What To Study, When You Don't Know What To Study

by - November 01, 2017


I know how stressful it can be to pick out a course that you hopefully won't drop mid semester. Choosing the right career path for yourself is a daunting task and a half. The major contributing factor to the indecisiveness is that in High School they don’t broaden our mind/prospectus in terms of career paths. All teachers ever talk about are the usual, doctors, engineers, teachers and the "Do you want to be a bag-packer at Shoprite or work at Mc Donald's" insulting lines.

What's vital is you need to know which industry you'd like to branch into and then narrow down your choice from there. You can be a finance person in the fashion industry, not just only at a bank or a company. Hence the importance of knowing which industry you see yourself in towards the future.

It's okay to choose a course and feel like it's not your vibe mid-semester, it happens to the best of us - especially if we don’t know ourselves enough to choose the right course. I asked two university students who are currently doing their first/second years, how they came about choosing the course that they are doing right now and whether or not they enjoy it.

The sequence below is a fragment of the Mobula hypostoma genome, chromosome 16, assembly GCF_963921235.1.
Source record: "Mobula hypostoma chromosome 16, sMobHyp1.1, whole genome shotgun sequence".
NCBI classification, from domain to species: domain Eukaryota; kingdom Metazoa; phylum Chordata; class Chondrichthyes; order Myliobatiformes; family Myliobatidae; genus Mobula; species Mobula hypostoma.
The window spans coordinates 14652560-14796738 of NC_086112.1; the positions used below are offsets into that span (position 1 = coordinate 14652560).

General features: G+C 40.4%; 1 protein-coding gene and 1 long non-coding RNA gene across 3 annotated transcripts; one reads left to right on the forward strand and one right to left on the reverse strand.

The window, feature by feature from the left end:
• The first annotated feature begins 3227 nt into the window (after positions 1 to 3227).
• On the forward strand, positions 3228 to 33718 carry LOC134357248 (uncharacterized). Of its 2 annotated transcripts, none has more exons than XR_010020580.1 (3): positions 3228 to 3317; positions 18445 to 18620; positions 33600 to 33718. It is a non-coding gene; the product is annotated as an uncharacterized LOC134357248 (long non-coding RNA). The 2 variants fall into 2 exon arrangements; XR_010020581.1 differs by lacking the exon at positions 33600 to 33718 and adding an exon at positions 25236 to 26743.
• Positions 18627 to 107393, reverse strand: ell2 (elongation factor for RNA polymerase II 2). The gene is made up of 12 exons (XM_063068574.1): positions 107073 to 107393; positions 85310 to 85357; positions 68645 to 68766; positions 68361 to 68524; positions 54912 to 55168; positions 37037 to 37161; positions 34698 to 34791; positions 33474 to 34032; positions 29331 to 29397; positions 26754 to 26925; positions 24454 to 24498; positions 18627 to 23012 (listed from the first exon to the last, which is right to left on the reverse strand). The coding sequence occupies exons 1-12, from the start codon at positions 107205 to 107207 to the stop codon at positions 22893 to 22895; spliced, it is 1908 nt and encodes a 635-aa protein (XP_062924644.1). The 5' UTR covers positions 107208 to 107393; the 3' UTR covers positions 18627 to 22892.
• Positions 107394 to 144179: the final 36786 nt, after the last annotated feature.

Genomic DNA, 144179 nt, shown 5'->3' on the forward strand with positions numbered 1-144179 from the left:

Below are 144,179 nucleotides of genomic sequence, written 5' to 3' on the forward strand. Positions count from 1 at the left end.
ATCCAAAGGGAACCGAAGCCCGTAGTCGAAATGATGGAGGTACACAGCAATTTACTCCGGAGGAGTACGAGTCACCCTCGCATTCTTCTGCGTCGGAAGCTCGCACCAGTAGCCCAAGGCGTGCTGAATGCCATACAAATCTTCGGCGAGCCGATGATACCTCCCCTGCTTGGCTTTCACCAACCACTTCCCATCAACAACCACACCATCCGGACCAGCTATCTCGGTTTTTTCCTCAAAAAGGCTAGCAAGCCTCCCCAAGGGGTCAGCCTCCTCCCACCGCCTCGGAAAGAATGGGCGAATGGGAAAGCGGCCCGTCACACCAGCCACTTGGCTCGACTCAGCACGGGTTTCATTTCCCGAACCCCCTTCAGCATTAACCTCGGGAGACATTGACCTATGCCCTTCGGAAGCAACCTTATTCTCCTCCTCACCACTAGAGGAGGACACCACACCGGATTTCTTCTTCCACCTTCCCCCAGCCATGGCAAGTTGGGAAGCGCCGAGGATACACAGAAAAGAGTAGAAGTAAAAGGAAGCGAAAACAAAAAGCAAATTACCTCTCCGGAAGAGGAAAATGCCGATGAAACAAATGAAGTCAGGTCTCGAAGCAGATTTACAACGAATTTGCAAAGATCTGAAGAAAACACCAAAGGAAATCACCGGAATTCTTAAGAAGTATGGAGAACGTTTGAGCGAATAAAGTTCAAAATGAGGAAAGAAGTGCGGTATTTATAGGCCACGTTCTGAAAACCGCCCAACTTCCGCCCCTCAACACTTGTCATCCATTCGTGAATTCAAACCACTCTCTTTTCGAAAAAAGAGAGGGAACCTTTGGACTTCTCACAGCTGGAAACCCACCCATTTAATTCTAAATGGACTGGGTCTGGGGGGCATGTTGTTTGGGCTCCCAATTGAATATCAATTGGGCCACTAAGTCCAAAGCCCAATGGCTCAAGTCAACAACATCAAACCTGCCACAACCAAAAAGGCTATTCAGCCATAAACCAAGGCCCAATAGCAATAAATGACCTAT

SILINDILE  (Likes to be called SpaceKitten) ๐Ÿ’ฆ๐Ÿ’ฆ
BSc Molecular Biology and Biotechnology ๐Ÿ‘€๐Ÿ‘€
Stellenbosch University ๐Ÿ‘ฎ๐Ÿ‘ฎ
Second Year


Why a Bsc Molecular Biology and Biotechnology? ( I stumbled writing that actually)
"Cause I LOVE SCIENCE"
At first I wanted to do dentistry but after a bit more research I changed to molecular. I was doing genetics at first, so I wouldn’t say I chose this since a BSc was my second choice. It's pretty difficult so far but i'm just trying to stay positive and think of the future (like prospects of new opportunities and stuff) - but at this point I just want to be in the work place.